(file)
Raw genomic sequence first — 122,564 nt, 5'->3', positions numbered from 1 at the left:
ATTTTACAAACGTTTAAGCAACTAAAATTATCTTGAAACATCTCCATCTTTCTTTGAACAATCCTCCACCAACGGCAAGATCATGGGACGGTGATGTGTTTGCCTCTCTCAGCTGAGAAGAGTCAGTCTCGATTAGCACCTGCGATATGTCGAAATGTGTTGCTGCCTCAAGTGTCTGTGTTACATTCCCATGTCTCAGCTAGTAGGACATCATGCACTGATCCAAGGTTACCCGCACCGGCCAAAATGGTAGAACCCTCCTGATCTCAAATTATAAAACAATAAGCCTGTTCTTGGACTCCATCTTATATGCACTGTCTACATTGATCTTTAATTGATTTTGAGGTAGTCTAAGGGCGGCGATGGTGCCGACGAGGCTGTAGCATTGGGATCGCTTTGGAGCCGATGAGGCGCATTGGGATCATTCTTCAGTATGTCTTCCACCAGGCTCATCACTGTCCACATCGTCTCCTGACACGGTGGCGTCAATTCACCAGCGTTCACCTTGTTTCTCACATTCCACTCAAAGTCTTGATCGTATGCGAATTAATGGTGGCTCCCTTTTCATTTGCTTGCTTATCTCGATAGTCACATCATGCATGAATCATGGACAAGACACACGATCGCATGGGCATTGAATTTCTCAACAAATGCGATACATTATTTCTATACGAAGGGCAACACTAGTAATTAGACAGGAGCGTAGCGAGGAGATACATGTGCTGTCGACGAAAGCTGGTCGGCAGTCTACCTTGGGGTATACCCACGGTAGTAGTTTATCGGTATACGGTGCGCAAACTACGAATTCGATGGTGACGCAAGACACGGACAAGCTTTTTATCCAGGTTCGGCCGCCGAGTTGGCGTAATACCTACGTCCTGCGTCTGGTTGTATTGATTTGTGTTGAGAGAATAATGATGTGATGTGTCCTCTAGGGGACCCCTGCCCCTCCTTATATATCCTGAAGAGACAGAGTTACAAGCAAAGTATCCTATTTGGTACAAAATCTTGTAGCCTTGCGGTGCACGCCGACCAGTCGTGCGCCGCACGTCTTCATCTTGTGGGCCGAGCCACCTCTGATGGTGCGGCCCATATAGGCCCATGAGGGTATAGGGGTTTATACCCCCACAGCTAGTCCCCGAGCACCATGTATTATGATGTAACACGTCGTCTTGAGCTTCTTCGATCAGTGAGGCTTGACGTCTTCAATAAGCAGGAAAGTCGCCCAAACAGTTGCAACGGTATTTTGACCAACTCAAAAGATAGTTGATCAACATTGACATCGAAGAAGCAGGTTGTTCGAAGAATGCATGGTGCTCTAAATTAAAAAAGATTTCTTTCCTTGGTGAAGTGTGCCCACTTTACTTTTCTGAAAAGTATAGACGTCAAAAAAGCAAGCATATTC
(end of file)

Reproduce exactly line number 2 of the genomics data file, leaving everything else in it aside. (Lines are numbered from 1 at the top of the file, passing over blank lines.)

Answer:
ATTTTACAAACGTTTAAGCAACTAAAATTATCTTGAAACATCTCCATCTTTCTTTGAACAATCCTCCACCAACGGCAAGATCATGGGACGGTGATGTGTTTGCCTCTCTCAGCTGAGAAGAGTCAGTCTCGATTAGCACCTGCGATATGTCGAAATGTGTTGCTGCCTCAAGTGTCTGTGTTACATTCCCATGTCTCAGCTAGTAGGACATCATGCACTGATCCAAGGTTACCCGCACCGGCCAAAATGGTAGAACCCTCCTGATCTCAAATTATAAAACAATAAGCCTGTTCTTGGACTCCATCTTATATGCACTGTCTACATTGATCTTTAATTGATTTTGAGGTAGTCTAAGGGCGGCGATGGTGCCGACGAGGCTGTAGCATTGGGATCGCTTTGGAGCCGATGAGGCGCATTGGGATCATTCTTCAGTATGTCTTCCACCAGGCTCATCACTGTCCACATCGTCTCCTGACACGGTGGCGTCAATTCACCAGCGTTCACCTTGTTTCTCACATTCCACTCAAAGTCTTGATCGTATGCGAATTAATGGTGGCTCCCTTTTCATTTGCTTGCTTATCTCGATAGTCACATCATGCATGAATCATGGACAAGACACACGATCGCATGGGCATTGAATTTCTCAACAAATGCGATACATTATTTCTATACGAAGGGCAACACTAGTAATTAGACAGGAGCGTAGCGAGGAGATACATGTGCTGTCGACGAAAGCTGGTCGGCAGTCTACCTTGGGGTATACCCACGGTAGTAGTTTATCGGTATACGGTGCGCAAACTACGAATTCGATGGTGACGCAAGACACGGACAAGCTTTTTATCCAGGTTCGGCCGCCGAGTTGGCGTAATACCTACGTCCTGCGTCTGGTTGTATTGATTTGTGTTGAGAGAATAATGATGTGATGTGTCCTCTAGGGGACCCCTGCCCCTCCTTATATATCCTGAAGAGACAGAGTTACAAGCAAAGTATCCTATTTGGTACAAAATCTTGTAGCCTTGCGGTGCACGCCGACCAGTCGTGCGCCGCACGTCTTCATCTTGTGGGCCGAGCCACCTCTGATGGTGCGGCCCATATAGGCCCATGAGGGTATAGGGGTTTATACCCCCACAGCTAGTCCCCGAGCACCATGTATTATGATGTAACACGTCGTCTTGAGCTTCTTCGATCAGTGAGGCTTGACGTCTTCAATAAGCAGGAAAGTCGCCCAAACAGTTGCAACGGTATTTTGACCAACTCAAAAGATAGTTGATCAACATTGACATCGAAGAAGCAGGTTGTTCGAAGAATGCATGGTGCTCTAAATTAAAAAAGATTTCTTTCCTTGGTGAAGTGTGCCCACTTTACTTTTCTGAAAAGTATAGACGTCAAAAAAGCAAGCATATTC